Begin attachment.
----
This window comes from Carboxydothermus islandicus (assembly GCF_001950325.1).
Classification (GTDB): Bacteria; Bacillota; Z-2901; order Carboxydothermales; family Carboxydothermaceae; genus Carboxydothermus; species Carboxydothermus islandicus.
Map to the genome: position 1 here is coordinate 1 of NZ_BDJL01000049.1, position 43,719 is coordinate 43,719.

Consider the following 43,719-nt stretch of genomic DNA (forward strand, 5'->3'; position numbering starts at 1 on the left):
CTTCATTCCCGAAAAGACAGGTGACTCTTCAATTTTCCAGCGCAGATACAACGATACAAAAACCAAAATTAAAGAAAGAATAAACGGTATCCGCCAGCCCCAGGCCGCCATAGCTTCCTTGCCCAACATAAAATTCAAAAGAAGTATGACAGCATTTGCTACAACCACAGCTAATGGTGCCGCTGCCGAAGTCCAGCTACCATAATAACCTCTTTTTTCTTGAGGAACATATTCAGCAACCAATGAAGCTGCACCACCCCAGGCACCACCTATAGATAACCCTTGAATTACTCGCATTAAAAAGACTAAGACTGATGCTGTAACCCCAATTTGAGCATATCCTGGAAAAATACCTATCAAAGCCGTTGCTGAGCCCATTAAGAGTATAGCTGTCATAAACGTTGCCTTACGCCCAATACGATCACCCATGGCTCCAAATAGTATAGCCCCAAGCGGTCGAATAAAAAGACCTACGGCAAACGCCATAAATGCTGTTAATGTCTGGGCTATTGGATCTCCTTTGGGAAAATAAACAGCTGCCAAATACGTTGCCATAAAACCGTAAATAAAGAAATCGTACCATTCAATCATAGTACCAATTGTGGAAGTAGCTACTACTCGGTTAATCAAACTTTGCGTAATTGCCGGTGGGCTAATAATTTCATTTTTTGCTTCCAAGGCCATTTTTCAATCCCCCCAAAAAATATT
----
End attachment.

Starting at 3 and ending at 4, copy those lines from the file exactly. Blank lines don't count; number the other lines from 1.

Map to the genome: position 1 here is coordinate 1 of NZ_BDJL01000049.1, position 43,719 is coordinate 43,719.

Consider the following 43,719-nt stretch of genomic DNA (forward strand, 5'->3'; position numbering starts at 1 on the left):